Creepy Tale Review

Would you do anything to save the ones closest to you? 

Imagine walking through a dense forest with your brother, collecting mushrooms for the stew that you plan to make when you get home. It’s a little dark, but you know the area like the back of your hand; what could possibly go wrong? And then, suddenly, something isn’t right. It’s way too quiet – the only sound coming from the leaves crunching underneath your feet. You turn around and your brother is being taken by dark and terrifying creatures. When you stop panicking, you realise he’s really gone. Your brother is gone and it’s up to you to get him back at all costs. And so begins Creepy Tale from Deqaf Studio.

It’s a pretty gloomy beginning. In fact, this entire horror story is dark, strange and appropriately creepy. The creatures that lurk in the shadows are freaky and want to capture you for their master. From the outset, players will feel alone and trapped with these dangerous creatures. You’ll have to be clever and inventive to get past them and find your brother who is surely waiting for you. 

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“This entire horror story is dark, strange and appropriately creepy”

There isn’t too much in the way of story for Creepy Tale. You play as a young boy and your only mission is to find your brother. You’ll uncover ramshackle homes where the creepy creatures live and you’ll also find a strange witch-type creature, an angry tree and a few other foes (and maybe a couple friends?); but what you see is really what you get. There aren’t any lessons or exciting twists to find here. While there’s not necessarily anything wrong with that, it does make it difficult to become invested in the story or its characters.

What is truly frustrating are the game’s puzzles. Creepy Tale plays a bit like a point-and-click game in regards to how the inventory works. Your protagonist will pick up a stick and put it in his inventory for later use. Mostly, items that you need for a specific puzzle will be close by, which means you won’t have an entire inventory of items to scratch your head over later on in the game. But the game never makes it clear what items you can pick up.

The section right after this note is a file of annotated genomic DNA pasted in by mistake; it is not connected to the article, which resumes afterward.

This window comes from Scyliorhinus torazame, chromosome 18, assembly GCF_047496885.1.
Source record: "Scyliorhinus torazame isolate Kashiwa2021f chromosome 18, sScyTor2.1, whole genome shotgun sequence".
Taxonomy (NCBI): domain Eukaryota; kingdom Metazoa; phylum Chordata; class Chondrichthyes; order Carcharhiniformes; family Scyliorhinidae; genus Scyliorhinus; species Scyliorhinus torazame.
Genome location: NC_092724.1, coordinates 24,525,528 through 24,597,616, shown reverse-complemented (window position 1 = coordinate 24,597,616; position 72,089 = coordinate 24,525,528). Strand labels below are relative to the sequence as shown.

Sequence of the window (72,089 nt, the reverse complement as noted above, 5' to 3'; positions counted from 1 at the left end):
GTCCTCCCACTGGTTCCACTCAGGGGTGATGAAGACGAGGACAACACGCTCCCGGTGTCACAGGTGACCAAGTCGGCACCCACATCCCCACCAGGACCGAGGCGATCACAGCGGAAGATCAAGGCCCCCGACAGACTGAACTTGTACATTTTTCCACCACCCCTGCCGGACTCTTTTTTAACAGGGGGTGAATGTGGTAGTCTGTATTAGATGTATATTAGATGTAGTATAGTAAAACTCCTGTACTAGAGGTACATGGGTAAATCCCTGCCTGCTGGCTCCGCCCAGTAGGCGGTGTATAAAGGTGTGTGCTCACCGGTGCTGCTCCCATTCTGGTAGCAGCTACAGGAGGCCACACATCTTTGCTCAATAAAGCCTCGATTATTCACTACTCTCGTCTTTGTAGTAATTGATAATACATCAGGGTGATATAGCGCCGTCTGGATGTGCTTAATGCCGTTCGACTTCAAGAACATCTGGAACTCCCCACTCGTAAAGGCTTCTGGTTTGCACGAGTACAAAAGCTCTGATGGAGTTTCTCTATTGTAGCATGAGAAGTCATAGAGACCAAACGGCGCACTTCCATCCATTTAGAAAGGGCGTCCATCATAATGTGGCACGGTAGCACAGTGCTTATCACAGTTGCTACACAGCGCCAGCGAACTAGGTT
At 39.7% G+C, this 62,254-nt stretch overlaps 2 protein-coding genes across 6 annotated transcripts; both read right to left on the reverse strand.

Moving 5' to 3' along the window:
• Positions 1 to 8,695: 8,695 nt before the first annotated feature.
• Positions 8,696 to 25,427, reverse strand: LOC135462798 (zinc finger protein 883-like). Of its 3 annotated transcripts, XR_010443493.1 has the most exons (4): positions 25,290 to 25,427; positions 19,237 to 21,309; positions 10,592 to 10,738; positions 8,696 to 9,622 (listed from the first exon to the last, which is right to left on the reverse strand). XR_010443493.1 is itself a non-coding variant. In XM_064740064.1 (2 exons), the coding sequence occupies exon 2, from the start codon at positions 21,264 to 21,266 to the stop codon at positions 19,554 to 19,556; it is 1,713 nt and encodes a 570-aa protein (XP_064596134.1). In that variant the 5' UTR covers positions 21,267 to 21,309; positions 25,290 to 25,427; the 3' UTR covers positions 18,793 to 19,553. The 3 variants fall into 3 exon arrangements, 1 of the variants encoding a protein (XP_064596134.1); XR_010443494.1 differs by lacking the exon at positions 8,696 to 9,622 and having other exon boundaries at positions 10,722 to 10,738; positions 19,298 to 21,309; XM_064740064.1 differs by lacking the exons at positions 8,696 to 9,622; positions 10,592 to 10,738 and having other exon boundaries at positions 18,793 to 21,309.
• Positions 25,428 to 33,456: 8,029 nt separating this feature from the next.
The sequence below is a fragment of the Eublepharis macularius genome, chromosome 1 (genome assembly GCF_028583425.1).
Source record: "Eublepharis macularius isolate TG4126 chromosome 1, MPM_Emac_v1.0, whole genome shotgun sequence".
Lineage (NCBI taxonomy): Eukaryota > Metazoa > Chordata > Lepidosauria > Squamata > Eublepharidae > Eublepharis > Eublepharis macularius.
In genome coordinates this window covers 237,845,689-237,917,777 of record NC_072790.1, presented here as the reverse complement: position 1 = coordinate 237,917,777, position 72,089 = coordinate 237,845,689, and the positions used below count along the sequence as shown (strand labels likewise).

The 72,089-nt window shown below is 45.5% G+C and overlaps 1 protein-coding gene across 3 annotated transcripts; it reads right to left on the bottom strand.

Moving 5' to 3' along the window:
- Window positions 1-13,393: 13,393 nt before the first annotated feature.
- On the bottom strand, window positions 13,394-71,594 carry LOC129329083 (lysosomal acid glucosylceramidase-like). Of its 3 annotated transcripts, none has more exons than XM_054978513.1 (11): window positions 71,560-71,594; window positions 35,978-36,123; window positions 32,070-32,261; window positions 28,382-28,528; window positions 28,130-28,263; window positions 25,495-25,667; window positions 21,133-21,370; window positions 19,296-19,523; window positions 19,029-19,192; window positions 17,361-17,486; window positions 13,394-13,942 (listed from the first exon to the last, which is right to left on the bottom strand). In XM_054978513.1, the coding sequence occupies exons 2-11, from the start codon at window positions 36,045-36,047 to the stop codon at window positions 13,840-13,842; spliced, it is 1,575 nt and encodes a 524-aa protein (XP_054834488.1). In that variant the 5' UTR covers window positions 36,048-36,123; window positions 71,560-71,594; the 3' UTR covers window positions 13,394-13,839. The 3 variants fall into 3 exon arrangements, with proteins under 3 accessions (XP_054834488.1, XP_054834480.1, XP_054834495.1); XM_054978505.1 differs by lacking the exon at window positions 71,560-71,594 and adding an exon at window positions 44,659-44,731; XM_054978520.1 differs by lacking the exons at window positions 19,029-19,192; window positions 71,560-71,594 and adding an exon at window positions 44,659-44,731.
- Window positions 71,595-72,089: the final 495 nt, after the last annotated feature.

Creepy Tale’s strength lies in its atmosphere, which evokes a feeling of Limbo or Little Nightmares”

Within the first five minutes, I was stuck for an embarrassingly long time before realising I could pick up one of the mushrooms on the ground. Later on, I got stuck not knowing I could pick up a random stick on the floor and put it in a wooden bridge as a lever to lower it. I’m all about not giving the player obvious clues, but some kind of indication – maybe a subtle outline – would go a long way to ease those frustrations. 

But it’s not all bad. Creepy Tale’s strength lies in its atmosphere, which evokes a feeling of Limbo or Little Nightmares. The cartoonish art style is beautiful, and the creatures you’ll encounter in the forest are unique and well designed. The witch especially stands out, with her long, crooked nose and a wicked smile. Another character (who I won’t mention in detail as to avoid spoilers) is entirely unassuming, but you soon realise that they are much more sinister than they seem. While the puzzles may be at the forefront of the gameplay, it’s the eerie atmosphere that will stick around with you once you’ve finished the game.

“The puzzles are a real downer, taking away from the player’s ability to invest in the world”

With a more cartoonish art style and side-scrolling gameplay, it can be hard to be genuinely scary. Creepy Tale initially pulls it off well enough thanks to its art design and great soundtrack. But the sense of dread doesn’t last long; after your first few encounters with the creatures in the forest, any scare factor soon disappears. It isn’t helped by the fact that there’s very little consequence for dying; you’ll simply start again a few feet away from where you died, with newfound knowledge of not to repeat that same mistake again.

With a short run time of only around two hours, it’s a shame much of that time is spent flapping about, trying to figure out what to do next. The puzzles are a real downer, taking away from the player’s ability to invest in the world and truly enjoy the atmosphere. Taking everything into consideration, Creepy Tale‘s full asking price on the Nintendo eShop is perhaps a bit steep. But if you can pick it up on sale, it’s probably worth a play through for its atmosphere alone.

GameSpew Our Score 6

Creepy Tale is available on PC and Switch. We reviewed the game on Switch with a code provided by the publisher.